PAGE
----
Tuesday, August 25, 2020

Bill of exchange (draft)

 Bill of exchange (draft)

A bill exchange (called draft in some jurisdictions) can be defined as  “any instrument drawn on drawee that orders the drawee to pay a certain sum of money usually to a third party (the payee) on demand or at a definite future time “

Section op 5 of the Indian Negotiable instrument act of 1881 also defines it similarly in the following way.

“A Bill of exchange is an instrument in writing containing an unconditional order, signed by maker, directing a certain person to pay sum of money only to, or to the order of a certain person or to the bearer of the instrument”

Black’s law dictionary also defines a Bill of exchange as

”An unconditional  written order signed by one person (the Drawer) directing  another person (the drawee or  payer) to pay a certain sum of money on demand or at a definite time to third person (the payee) or order.”

All the above definitions, although slightly employ different words, could be regarded as the correct definitions, of Bills of exchange.

Compare the three definitions and clearly indicate the common elements and what is missing from any one of the definitions?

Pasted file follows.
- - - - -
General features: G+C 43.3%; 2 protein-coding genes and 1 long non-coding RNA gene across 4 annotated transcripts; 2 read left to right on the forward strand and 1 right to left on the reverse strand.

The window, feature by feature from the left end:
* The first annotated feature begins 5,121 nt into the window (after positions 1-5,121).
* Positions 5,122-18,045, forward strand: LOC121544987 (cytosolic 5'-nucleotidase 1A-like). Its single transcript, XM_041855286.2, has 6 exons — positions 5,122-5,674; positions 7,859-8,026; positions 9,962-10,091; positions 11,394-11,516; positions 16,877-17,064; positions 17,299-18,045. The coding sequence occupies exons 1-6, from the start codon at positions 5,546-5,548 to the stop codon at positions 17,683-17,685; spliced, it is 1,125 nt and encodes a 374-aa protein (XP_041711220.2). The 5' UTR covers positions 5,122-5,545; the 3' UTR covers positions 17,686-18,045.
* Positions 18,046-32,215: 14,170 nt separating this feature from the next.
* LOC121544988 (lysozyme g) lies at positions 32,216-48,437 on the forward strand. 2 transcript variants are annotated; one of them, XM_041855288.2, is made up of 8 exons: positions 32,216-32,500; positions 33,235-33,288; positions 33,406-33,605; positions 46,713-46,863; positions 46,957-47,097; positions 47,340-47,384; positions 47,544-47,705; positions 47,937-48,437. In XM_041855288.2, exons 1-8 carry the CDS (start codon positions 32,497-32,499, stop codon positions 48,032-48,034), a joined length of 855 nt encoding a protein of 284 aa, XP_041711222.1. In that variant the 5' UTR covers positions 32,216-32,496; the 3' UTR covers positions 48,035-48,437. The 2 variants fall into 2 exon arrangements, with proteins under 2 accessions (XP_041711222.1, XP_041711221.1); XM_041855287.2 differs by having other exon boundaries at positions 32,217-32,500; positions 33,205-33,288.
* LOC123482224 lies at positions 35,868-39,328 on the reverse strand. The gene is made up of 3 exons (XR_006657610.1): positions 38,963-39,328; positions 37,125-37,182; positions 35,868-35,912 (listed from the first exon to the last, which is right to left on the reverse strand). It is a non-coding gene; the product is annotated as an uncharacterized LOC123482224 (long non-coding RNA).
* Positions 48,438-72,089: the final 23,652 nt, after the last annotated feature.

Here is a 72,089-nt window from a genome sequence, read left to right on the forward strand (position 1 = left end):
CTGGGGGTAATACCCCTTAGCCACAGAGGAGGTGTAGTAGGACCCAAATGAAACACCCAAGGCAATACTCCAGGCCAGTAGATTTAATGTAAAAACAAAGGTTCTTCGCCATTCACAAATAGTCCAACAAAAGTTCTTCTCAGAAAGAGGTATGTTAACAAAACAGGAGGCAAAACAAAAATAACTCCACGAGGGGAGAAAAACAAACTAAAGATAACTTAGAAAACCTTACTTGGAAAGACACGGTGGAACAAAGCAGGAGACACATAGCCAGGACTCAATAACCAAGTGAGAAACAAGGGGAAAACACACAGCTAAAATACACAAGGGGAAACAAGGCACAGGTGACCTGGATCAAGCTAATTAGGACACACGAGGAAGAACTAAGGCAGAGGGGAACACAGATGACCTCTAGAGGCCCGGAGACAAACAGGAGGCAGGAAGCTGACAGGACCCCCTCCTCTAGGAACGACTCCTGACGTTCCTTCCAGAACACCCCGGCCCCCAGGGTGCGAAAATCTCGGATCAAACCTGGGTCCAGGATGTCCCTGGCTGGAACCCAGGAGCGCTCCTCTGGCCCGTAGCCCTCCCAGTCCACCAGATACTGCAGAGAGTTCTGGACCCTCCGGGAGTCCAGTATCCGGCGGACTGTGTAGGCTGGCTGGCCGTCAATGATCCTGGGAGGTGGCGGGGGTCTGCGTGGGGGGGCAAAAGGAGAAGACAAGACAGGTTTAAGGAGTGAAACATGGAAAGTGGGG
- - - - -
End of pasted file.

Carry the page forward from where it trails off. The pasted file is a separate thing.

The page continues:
As you can see from the above definitions there are three parties in Bills of exchange. These are the Drawer, Drawee and payee. The maker of a bill of exchange is known as the Drawer. He is the party that initiates a bill of exchange, thereby ordering the drawee to pay. The person who is ordered or directed to pay is called the Drawee. He is the party who receives order from the drawer to make payment to the payee. A payee is the person who will receive the money. In other words, he is the party to whom the instrument is made payable.

The nature of the order given by the drawer or the nature of the right to be received by the payee is only a right expressed in terms of money. The money to be paid should be fixed or certain. Regarding the time of payment, the payee will collect the money at the time clearly specified by the drawer. The time may be on demand i.e. immediately after the issuance of the Bill or it may be at a future time which is exact or definite.

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